Pinoy-invented drone seeks to improve search and rescue in PH


Posted at Feb 02 2016 05:43 PM | Updated as of Feb 02 2016 06:29 PM

Pinoy-invented drone seeks to improve search and rescue in PH 1
Kwago is a Search and Rescue drone specializing in night operations. Photo from Drones for Good

MANILA – (UPDATE) It's Filipino-made and can help boost search and rescue operations, especially during disasters.

Meet 'Project Kwago,' a search and rescue drone project made by three Filipinos, that is now a semifinalist at the 2016 Drones for Good Awards in the United Arab Emirates.

'Project Kwago' is currently among the 20 semifinalists out of the 1,017 entries submitted to the competition from 165 participating countries. If 'Project Kwago' wins, it will be awarded US$1,000,000 in funding to reproduce the drone. 

'Kwago' needs votes for it to reach the finals of the competition organized by the UAE government. You can vote here: Vote for Kwago

Behind 'Project Kwago' is a three-man team composed of project head Mac Eugenio, a video editor and hobbyist who is also the drone's pilot; freelance cameraman Ari Trofeo, the project's systems designer; and entrepreneur Vince Villena, the software architect.

The team said most drones used in search and rescue operations in the Philippines only take photos and videos of damages in disaster areas. Also, most can only be used during daytime. Kwago aims to provide more.

"'Kwago' is a search and rescue drone specializing in night operations. It is equipped with a thermal camera to detect heat signatures from the ground," Eugenio said in a video explaining their project.

'Kwago' also has pattern recognition, auto take-off and landing, collision avoidance, and sonars.

The team said they made sure that the drone can fly at night and can be safely flown around full-size aircraft.

"Since Kwago is an app-based system, we have the option to create other apps where we can use Kwago for other relevant purposes," Eugenio said.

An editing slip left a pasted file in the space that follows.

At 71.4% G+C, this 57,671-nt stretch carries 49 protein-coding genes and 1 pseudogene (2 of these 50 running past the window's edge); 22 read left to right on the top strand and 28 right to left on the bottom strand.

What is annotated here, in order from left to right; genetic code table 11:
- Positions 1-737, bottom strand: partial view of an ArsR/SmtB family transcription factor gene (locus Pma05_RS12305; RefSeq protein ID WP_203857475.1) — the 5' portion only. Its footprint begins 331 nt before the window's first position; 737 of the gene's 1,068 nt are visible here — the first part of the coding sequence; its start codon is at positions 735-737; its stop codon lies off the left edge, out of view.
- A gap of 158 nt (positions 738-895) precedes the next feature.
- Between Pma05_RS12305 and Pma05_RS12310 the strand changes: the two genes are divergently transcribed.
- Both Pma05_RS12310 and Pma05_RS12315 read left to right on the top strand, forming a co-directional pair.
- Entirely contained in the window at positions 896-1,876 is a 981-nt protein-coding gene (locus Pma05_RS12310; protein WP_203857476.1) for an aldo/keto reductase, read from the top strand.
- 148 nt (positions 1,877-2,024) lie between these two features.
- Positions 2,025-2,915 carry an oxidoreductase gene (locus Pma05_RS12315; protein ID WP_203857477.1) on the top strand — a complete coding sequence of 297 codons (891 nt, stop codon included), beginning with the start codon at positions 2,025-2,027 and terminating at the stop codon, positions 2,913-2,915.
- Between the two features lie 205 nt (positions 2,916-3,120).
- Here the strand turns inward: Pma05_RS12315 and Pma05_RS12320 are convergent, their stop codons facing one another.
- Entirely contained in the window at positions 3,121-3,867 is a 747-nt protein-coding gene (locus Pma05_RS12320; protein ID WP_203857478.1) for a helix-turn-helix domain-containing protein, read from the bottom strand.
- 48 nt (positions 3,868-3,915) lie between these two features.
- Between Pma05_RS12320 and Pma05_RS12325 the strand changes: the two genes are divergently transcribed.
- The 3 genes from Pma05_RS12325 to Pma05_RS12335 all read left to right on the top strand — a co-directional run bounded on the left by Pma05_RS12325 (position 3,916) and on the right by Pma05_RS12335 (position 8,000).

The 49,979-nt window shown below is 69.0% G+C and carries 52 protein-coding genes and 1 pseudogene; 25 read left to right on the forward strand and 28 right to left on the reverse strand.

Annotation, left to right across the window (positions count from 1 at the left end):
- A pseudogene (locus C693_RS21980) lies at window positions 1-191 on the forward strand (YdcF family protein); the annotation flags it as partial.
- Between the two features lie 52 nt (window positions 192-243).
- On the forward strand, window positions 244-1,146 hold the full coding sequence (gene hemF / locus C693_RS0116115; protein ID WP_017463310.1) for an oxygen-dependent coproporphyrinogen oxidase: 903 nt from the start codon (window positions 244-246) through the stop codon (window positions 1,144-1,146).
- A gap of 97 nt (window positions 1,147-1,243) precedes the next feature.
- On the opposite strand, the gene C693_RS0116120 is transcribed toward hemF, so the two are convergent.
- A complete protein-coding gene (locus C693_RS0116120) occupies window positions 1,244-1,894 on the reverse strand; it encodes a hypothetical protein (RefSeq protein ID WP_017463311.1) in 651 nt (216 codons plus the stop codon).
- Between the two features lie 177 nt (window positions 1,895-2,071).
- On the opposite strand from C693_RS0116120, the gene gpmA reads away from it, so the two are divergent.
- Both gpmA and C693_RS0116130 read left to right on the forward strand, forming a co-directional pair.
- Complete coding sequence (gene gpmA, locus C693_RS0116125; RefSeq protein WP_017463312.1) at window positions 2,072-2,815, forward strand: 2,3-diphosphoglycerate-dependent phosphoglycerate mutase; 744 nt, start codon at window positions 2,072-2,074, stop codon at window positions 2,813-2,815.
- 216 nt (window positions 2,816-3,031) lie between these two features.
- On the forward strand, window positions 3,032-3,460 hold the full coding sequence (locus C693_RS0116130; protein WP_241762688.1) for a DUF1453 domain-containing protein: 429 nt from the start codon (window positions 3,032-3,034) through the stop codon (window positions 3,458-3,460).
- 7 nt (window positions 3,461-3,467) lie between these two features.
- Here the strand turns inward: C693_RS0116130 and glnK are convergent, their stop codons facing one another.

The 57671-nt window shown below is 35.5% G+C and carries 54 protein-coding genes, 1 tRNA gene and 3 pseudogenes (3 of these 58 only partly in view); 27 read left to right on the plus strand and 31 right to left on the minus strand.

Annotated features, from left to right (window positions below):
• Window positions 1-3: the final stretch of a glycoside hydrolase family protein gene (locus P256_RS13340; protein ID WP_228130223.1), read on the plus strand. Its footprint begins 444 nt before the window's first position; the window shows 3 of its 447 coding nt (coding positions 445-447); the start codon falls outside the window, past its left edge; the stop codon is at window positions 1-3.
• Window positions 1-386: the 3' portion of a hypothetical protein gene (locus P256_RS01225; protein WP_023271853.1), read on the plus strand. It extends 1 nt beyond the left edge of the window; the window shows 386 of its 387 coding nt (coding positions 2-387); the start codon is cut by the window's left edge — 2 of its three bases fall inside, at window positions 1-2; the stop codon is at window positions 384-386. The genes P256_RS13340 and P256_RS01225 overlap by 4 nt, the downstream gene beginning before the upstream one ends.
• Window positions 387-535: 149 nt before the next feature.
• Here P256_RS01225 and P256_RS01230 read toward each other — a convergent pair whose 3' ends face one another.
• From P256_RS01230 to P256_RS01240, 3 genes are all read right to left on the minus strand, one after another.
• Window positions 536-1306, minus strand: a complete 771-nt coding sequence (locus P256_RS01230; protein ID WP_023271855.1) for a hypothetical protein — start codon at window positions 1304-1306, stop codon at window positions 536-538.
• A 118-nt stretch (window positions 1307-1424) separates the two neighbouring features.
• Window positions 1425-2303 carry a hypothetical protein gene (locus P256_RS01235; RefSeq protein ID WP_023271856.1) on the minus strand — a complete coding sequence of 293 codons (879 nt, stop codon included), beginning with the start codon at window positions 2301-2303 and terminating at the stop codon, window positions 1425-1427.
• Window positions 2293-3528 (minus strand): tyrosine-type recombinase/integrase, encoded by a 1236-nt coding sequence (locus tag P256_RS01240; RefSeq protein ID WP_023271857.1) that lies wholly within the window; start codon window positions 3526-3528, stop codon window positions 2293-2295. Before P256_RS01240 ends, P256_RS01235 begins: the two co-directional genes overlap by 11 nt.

How does it work?

The drone will make a high altitude thermal scan of the coordinates plotted using the Kwago App. The system marks an area once a thermal scan has been detected. A low altitude sweep will follow to get the exact location of the coordinates of the detected heat signature and also to get more detailed information of the subject.

The coordinates would then be transmitted to the ground station or to the rescuer nearest to the location in real time.

The Kwago operator can also hover and beam a light on the detected subject while waiting for aid or it can resume with the sweep.

"When we were building Kwago, one thing that we considered the most is the cost but we don't want to sacrifice on quality. In less than a year, we were able to build a reliable system that is affordable enough to reach different industries," Eugenio said.

So far, Project Kwago has received 33,482 votes. Voting will end on February 3, 2016.

The finals will be held on February 6, 2016 at the Dubai Internet City.

"It is up to us to gear up to these challenges, to be creative, to be innovative and believe that we can do something more for humanity through technology," said Eugenio.

"Once Kwago flies and does it job, we know we have done our part," he said.